Tammy Mutasa, Garland Reporter
Community leaders take a stand against hate letters received by Latino residents
NBC 5 first reported some hateful and racially charged letters being targeted at Latino families in Garland. At least four families received personally addressed letters, identical in format, mailed to their houses between last Friday and Saturday.
While police are still investigating what could potentially be prosecuted as a hate crime, city officials and Hispanic leaders spoke out denouncing the act.
“I think it’s disgusting, despicable, I condemn it as mayor,” said Ronald E. Jones, Garland Mayor.
Garland’s City Council is now working on a resolution condemning the letters. The resolution will be brought forth before council for a vote on Tuesday. The Mayor reassured residents that the city would commit all its resources to bring this matter to justice.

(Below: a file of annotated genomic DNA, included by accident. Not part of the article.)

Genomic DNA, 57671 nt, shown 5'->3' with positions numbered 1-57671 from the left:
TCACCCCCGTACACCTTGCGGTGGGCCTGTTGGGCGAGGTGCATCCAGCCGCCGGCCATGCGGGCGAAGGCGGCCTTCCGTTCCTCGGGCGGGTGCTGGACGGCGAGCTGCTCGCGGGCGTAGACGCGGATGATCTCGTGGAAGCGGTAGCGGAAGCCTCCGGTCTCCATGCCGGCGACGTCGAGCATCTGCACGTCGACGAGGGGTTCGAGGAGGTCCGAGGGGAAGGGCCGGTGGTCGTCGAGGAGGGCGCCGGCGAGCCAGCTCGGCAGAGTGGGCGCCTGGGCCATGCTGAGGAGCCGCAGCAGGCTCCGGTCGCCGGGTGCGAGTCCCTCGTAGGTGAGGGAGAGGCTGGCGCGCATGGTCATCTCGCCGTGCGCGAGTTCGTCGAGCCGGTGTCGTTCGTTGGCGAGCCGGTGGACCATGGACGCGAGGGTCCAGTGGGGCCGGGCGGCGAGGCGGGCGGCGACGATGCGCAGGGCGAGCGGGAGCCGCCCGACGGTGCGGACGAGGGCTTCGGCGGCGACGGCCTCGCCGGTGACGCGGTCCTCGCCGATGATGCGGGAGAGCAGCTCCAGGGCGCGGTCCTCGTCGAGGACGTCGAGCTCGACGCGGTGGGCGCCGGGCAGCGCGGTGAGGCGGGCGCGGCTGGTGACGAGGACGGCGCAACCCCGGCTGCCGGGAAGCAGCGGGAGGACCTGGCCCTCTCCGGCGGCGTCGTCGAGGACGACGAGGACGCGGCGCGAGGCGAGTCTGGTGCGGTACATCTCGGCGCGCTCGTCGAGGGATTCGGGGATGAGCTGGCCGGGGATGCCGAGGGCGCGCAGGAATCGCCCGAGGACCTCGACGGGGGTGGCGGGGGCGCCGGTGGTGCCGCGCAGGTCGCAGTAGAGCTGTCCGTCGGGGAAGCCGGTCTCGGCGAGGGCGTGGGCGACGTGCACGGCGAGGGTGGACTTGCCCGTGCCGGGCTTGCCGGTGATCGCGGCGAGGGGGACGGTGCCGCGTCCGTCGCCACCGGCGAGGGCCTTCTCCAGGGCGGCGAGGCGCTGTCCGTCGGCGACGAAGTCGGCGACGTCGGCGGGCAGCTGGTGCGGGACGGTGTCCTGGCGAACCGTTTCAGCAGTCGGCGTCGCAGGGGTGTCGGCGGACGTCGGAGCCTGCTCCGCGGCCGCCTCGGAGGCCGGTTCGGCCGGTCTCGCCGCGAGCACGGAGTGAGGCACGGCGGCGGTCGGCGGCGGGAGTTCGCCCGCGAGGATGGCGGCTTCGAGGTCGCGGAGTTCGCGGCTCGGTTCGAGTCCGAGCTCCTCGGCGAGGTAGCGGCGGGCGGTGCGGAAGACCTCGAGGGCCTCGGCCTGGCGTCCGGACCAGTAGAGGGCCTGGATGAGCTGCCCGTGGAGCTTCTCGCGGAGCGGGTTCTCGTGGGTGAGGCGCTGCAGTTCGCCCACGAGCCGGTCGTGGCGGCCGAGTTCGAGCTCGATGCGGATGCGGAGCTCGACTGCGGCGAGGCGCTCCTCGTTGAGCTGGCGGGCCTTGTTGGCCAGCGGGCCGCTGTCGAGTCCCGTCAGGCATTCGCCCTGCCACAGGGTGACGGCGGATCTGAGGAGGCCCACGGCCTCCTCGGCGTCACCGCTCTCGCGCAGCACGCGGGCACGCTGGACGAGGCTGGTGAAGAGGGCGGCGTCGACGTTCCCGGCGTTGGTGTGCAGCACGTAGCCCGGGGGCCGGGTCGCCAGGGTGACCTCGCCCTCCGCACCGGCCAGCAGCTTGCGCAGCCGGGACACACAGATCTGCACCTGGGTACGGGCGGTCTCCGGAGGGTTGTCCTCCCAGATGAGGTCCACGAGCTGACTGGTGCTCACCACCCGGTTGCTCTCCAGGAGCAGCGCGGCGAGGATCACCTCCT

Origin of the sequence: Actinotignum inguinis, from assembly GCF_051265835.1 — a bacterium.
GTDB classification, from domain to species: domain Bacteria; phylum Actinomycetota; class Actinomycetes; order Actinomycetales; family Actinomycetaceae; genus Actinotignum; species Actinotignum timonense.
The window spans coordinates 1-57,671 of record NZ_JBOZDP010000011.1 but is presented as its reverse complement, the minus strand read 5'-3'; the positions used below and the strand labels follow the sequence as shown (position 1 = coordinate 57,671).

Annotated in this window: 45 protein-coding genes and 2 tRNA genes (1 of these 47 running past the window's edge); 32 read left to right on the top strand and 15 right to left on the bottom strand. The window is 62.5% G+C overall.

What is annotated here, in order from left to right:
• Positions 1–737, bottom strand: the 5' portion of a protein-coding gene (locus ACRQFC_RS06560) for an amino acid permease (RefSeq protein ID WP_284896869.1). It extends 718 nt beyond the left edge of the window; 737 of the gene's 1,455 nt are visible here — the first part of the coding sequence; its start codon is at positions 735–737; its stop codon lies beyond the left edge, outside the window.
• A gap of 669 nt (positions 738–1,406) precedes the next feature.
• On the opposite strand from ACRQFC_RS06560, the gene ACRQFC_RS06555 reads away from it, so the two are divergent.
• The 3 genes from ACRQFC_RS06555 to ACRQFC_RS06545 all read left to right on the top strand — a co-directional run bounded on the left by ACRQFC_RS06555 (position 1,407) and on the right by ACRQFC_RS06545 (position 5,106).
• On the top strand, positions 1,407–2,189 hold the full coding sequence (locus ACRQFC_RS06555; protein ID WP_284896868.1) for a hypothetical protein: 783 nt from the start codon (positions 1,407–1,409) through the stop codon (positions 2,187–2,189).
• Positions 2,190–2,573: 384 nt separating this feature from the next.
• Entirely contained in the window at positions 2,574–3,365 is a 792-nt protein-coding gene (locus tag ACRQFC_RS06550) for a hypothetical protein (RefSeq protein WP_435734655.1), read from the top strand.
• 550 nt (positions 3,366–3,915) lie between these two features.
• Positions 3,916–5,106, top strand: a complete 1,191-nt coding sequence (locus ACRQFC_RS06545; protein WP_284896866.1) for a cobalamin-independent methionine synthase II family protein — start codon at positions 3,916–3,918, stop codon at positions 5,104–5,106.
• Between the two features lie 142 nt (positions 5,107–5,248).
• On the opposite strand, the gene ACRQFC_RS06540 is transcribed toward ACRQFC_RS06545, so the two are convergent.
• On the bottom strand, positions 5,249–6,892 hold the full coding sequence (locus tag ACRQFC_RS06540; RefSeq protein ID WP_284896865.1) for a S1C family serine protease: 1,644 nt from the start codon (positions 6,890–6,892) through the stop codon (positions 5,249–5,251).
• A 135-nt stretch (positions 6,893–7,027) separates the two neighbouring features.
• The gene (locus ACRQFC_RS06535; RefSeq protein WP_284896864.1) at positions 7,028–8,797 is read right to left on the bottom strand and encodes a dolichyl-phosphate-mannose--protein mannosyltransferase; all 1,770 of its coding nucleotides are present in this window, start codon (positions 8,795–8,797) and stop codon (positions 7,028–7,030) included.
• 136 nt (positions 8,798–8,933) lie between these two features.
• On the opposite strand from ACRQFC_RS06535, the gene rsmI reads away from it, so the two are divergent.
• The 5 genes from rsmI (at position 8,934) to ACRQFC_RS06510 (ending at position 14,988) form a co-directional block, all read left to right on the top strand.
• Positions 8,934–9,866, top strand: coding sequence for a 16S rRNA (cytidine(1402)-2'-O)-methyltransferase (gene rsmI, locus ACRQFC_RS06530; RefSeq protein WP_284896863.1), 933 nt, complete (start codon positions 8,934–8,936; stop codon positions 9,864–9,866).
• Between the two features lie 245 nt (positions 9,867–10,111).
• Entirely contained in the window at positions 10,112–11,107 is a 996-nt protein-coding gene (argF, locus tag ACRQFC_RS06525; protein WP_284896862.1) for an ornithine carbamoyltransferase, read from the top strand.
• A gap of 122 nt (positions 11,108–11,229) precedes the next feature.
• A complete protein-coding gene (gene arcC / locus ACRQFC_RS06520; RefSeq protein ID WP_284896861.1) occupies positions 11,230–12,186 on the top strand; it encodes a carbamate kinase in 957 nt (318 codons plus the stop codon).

“I want them to be secure and I don’t want them to be afraid,” said Jones. “We detest it, we condemn it and we commit all of our resources as we investigate this matter."
Councilwoman Laura Perkins Cox who represents the district where the letters were sent said this kind of hate is not what Garland is about.
“To open up your mailbox and have your home invaded with this kind of hate and intolerance at Christmas time, I think is doubly hurtful,” said Cox.
Hispanics represent about 30 percent of Garland’s population, and for Tony Torres, president of the Garland Hispanic Community Affairs, Hispanics are not going anywhere and should not be afraid.
“I was very disappointed and shocked to see this happen in our community of Garland,” said Torres. “Because we have strived to live and enjoy the diversity that you see in Garland."
The letters were all mailed from Fort Worth, and police have alerted the FBI. Authorities ask residents to bring the letters to police so they may be processed through forensics for any evidence. If you have received a letter, please call 972-272-TIPS.